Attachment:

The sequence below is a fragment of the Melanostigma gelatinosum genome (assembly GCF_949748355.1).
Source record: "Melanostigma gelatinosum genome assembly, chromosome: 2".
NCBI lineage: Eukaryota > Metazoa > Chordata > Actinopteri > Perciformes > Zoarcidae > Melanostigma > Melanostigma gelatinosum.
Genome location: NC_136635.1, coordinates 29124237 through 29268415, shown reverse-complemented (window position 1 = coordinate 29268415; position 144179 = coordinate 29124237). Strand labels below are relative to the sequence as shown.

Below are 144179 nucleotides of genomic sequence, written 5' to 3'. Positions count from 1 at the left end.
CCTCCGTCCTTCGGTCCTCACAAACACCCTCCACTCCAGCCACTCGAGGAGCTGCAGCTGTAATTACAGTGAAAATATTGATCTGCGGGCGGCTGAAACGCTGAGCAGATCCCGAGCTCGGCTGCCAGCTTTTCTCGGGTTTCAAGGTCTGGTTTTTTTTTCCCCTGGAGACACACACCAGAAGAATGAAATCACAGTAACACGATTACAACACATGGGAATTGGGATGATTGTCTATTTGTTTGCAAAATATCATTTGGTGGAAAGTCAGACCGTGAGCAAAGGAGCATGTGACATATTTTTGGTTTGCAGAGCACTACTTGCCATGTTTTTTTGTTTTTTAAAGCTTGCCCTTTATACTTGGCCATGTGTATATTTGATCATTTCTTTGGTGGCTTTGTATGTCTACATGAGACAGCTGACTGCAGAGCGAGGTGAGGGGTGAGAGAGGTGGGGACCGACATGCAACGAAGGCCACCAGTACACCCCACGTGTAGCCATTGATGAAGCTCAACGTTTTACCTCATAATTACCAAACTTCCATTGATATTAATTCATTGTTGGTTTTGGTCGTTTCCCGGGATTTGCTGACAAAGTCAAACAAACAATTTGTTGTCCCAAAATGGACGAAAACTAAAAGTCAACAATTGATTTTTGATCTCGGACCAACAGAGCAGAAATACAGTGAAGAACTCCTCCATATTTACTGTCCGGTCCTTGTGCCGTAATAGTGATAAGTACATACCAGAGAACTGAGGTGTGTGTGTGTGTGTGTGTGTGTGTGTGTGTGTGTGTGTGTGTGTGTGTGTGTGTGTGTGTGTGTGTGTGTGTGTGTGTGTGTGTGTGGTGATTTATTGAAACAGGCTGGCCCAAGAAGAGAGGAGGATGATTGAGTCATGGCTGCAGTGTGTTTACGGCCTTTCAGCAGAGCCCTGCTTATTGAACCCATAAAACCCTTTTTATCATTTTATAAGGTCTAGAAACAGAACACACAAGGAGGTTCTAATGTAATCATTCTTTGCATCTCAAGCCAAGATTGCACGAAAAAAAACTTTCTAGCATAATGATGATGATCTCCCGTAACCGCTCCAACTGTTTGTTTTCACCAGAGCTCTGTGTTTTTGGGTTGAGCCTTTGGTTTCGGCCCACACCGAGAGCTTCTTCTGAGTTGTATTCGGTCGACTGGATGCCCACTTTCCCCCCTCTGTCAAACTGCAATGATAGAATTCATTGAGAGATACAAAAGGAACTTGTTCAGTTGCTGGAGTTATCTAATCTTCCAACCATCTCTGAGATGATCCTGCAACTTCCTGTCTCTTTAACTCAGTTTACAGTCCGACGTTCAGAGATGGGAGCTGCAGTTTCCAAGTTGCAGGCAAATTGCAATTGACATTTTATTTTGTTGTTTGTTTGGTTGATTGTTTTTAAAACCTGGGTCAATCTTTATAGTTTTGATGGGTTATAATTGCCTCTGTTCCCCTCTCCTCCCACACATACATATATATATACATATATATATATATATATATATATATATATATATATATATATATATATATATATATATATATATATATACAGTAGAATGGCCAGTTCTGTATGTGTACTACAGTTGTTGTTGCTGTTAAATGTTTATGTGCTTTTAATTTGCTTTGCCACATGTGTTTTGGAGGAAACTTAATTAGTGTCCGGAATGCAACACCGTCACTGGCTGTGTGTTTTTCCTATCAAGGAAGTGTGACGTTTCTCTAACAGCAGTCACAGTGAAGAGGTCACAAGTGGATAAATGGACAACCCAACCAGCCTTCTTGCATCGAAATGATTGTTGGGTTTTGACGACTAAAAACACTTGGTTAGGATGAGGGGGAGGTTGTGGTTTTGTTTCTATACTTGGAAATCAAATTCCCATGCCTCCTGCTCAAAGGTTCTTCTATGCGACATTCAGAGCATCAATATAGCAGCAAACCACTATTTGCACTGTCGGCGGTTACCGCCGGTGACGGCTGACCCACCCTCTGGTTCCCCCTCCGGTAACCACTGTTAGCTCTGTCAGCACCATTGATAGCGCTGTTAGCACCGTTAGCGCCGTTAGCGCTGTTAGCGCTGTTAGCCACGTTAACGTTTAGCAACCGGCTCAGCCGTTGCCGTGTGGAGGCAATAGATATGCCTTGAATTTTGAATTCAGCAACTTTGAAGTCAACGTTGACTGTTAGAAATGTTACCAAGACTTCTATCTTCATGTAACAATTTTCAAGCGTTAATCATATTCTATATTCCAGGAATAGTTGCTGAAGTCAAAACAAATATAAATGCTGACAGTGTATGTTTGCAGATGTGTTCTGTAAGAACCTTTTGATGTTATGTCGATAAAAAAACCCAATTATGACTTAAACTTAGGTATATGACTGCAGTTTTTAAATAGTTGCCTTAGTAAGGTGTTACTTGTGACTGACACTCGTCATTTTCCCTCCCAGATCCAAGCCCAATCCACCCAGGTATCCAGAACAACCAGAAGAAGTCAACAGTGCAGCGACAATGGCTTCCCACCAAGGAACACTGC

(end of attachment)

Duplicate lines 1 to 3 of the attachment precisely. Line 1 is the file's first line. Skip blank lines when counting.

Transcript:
The sequence below is a fragment of the Melanostigma gelatinosum genome (assembly GCF_949748355.1).
Source record: "Melanostigma gelatinosum genome assembly, chromosome: 2".
NCBI lineage: Eukaryota > Metazoa > Chordata > Actinopteri > Perciformes > Zoarcidae > Melanostigma > Melanostigma gelatinosum.